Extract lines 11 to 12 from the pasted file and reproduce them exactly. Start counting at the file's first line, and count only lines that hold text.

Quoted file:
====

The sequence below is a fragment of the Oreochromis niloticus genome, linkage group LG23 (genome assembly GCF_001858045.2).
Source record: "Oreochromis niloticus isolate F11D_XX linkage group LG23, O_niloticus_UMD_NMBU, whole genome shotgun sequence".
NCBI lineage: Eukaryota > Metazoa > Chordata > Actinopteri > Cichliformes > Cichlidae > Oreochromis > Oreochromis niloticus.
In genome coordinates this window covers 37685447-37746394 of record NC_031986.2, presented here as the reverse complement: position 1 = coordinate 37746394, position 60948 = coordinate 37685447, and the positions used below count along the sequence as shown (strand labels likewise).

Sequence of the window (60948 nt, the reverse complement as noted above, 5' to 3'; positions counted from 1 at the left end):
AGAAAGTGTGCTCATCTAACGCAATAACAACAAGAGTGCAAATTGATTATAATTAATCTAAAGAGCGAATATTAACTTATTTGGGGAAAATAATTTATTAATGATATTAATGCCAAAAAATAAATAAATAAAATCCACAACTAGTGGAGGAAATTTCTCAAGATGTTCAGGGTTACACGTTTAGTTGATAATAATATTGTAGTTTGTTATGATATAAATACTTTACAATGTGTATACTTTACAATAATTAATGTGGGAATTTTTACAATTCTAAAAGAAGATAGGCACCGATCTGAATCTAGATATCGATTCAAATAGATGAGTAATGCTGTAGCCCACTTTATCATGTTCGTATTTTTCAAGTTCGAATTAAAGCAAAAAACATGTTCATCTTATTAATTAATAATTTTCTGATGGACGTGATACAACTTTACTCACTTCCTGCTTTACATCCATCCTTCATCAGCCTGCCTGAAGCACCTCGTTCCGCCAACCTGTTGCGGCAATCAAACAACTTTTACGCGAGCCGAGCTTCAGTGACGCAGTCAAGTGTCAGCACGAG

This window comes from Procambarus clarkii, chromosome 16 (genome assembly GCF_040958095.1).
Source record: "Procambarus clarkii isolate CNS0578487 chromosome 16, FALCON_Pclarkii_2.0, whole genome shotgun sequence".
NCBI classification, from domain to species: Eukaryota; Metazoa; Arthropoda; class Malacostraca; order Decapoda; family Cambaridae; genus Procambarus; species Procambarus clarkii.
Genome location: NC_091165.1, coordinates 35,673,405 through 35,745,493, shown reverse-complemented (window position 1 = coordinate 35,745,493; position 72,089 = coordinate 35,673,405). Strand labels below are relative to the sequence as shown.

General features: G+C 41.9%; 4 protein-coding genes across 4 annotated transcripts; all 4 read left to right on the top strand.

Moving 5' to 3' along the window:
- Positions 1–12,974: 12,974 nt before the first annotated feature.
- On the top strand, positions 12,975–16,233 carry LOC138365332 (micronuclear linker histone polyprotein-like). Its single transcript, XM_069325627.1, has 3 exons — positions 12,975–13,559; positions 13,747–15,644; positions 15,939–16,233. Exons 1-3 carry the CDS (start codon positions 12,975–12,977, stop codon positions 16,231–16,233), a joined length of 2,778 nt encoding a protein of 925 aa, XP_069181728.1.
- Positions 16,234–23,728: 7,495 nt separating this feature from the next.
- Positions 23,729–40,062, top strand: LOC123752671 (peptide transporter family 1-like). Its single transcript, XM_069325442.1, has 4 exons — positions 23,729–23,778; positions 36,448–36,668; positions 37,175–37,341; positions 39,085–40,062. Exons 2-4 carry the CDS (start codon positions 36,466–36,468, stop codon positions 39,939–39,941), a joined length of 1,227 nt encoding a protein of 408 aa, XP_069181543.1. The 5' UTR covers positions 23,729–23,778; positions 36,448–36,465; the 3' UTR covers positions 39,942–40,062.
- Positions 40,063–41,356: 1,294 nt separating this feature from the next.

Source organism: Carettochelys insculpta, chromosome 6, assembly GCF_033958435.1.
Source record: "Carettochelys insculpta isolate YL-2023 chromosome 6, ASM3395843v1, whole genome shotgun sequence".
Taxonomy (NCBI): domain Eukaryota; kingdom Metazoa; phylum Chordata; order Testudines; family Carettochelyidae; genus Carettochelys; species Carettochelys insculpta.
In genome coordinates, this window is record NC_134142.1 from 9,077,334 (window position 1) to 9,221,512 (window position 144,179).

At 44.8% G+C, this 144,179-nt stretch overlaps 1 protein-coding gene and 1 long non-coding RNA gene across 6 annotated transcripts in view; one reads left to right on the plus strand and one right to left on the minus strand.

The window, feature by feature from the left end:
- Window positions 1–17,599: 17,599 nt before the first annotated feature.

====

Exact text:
General features: G+C 41.9%; 4 protein-coding genes across 4 annotated transcripts; all 4 read left to right on the top strand.

Moving 5' to 3' along the window: